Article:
According to Walter Falcon, the deputy director for Stanford University's Program for Food Security and the Environment, and a former chairman of CGIAR's wheat and maize center in Mexico, "much of what happens these days [in agricultural research] is maintenance breeding — where pests come back and you have to battle them again after you thought the battle was over."
Like Borlaug, Falcon was one of the journeymen of the Green Revolution. He lived in Pakistan while the revolution was in full swing and his work helped develop the South Asian wheat fields whose fate now hangs in the balance.
"Growing wheat is a roulette game," he says now, speaking from long experience. "We always know that rusts come and go — that is why you typically rotate varieties every eight or 10 years. But in humid tropical conditions [like East Africa], all bets are off." In warm, moist tropical regions, there is no winter frost to kill rust spores and annually reset the growth of that virulent fungal population. Furthermore, moist air improves the germination success of those spores and rusts tend to mutate more quickly in the warm weather.
All together, the climate of East Africa acts like an incubator for the development of new mutations and new strains of dangerous plant disease. That is why even though Uganda and Kenya aren't global leaders in growing wheat, they have proven to be quite proficient at growing rust.
The Path Less Taken — Will it make the Difference?
In this through-the-looking-glass world of wheat rust and the Red Queen, a White Knight may emerge from the most surprising of places. Ethiopia, lying just north of the areas where Ug99 first began its march toward the wheat belts of India, was one of the first countries hit by the resurgent fungus. Surprisingly, it weathered the storm much better than any would have expected. One reason lies in Ethiopia's forgotten reservoirs of rust-resistant crops that can cushion the supply shocks created by threats like stem rust.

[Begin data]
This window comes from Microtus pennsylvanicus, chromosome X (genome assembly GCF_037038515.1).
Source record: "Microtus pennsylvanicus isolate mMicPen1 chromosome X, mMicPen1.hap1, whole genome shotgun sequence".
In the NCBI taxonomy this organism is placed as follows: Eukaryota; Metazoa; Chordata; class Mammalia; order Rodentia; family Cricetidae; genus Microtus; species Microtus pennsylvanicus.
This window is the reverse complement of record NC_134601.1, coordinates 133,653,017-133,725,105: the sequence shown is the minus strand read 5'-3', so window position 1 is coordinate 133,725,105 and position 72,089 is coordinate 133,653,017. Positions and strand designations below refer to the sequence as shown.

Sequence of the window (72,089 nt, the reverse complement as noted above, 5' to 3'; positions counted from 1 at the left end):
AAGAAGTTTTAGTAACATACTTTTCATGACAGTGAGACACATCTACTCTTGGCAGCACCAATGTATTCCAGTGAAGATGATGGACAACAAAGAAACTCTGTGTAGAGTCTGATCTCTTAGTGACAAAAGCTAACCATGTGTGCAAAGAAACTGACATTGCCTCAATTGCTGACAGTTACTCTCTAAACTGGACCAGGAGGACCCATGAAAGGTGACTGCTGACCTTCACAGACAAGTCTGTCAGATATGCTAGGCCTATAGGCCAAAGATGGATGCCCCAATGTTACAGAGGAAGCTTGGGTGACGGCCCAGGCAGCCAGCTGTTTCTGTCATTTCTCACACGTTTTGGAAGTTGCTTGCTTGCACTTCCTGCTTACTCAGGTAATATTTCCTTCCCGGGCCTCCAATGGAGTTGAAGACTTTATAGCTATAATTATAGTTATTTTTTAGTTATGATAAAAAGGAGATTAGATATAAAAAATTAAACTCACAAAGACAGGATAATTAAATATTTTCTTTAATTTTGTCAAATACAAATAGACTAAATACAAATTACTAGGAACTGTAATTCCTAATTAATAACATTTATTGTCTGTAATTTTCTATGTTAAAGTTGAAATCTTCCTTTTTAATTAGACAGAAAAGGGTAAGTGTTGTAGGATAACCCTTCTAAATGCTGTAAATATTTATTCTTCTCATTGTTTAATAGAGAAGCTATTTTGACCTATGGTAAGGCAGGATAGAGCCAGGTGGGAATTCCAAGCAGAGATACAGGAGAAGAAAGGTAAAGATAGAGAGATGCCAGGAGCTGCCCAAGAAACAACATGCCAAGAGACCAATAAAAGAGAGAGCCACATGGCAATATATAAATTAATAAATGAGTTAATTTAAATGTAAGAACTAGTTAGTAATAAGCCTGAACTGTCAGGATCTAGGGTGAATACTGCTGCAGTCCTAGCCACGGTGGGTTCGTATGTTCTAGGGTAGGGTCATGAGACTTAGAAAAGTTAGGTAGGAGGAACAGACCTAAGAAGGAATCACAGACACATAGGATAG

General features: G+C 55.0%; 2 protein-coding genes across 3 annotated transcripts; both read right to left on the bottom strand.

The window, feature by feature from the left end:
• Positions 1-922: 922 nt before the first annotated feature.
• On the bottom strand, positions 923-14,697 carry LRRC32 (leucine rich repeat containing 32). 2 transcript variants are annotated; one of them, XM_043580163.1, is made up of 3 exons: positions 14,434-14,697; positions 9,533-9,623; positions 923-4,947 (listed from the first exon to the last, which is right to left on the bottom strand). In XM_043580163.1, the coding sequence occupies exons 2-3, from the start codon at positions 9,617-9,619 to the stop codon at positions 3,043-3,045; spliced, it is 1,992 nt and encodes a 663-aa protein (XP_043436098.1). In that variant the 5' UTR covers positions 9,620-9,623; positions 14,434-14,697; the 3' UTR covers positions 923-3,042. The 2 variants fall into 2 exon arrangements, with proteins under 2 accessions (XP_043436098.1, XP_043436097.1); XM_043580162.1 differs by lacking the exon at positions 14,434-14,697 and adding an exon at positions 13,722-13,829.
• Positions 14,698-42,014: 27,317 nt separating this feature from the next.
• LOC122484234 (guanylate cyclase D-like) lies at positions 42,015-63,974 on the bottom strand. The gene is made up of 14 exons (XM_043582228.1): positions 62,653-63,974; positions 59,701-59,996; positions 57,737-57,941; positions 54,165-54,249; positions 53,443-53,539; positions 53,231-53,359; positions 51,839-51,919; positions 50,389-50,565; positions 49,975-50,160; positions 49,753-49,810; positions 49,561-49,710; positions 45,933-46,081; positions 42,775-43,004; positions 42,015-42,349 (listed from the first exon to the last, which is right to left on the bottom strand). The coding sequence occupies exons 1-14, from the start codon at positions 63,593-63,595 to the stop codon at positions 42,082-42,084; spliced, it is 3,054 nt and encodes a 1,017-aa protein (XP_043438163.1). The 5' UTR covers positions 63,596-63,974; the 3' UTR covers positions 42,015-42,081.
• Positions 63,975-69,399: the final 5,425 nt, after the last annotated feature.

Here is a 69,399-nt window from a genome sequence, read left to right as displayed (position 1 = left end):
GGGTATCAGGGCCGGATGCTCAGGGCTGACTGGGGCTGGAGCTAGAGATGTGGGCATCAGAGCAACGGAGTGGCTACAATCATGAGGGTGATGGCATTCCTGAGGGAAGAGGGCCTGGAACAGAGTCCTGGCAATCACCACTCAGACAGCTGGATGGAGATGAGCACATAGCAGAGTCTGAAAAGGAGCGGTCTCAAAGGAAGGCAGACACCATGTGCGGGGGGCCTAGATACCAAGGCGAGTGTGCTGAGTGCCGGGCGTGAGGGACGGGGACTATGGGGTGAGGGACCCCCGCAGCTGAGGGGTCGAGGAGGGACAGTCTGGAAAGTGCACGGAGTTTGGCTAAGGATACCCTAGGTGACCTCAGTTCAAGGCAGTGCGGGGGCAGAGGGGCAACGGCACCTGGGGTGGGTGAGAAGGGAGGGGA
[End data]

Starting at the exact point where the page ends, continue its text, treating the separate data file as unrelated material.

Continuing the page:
A particularly good cushion seems to be the soft, spongy and slightly sour injera dough. Injera is the bread served at any Ethiopian restaurant and used to sop up the lamb and lentils. It is made from teff, a grain native to that nation's highlands — almost exclusively grown in Ethiopia and largely ignored by the development scientists of the Green Revolution.
Along with other crops that dominate the farms of many of the world's poorest nations, Ethiopia's native cultivars had never benefited from the extraordinary yield gains of Green Revolution varieties of wheat, rice and maize. Rather than developing native African crops, the big three that were developed for and had worked so well in Mexico and South Asia were merely transplanted to African soils.
While the development of Ug99 points to the flaws in that traditional strategy, the overlooked, "orphan crops" in these areas are a big part of the solution to the current crisis. Over the past decade, Ethiopia — the name itself is synonymous with famine — has shown it can still teach the world a thing or two about food security.
Wheat did not even arrive in Kenya until 1904, when the British colonial government planted 1,200 acres of the stuff in pursuit of an export industry. In the 1970s, Kenya's post-independence government consolidated East Africa's wheat research laboratories and vigorously worked to attain the impractical goal of wheat self-sufficiency.
In a sense, blame McDonald's for encouraging production — as people become richer, they often emulate media representations of how the West lives and dines. In large part, that means sandwiches — and sandwiches mean wheat. Plus, as the world urbanizes, people's jobs change, time becomes more valuable, and the time for food preparation is, in many cases, disappearing. Making a sandwich is simply faster than cooking a pot of rice, boiling cassava or rolling a mat of injera bread from teff.
Whatever the motivations behind growing wheat in East Africa, it has (through the spread of wheat rust) created a huge external cost for the world's food system - an externality that may soon be paid both by millions of Indian wheat farmers and the billions of consumers who could see wheat prices skyrocket in ensuing shortages.
Falcon warns that it is within no one's pedigree to decide what crops a country should be allowed to grow. And beyond history's usual scapegoats for global ills — the British, McDonald's, globalization and urbanization — at least some of the blame lies with the agricultural development community itself. In the card game that is cultivating wheat in humid tropical climates, agricultural research since the 1970s has inadvertently stacked the deck.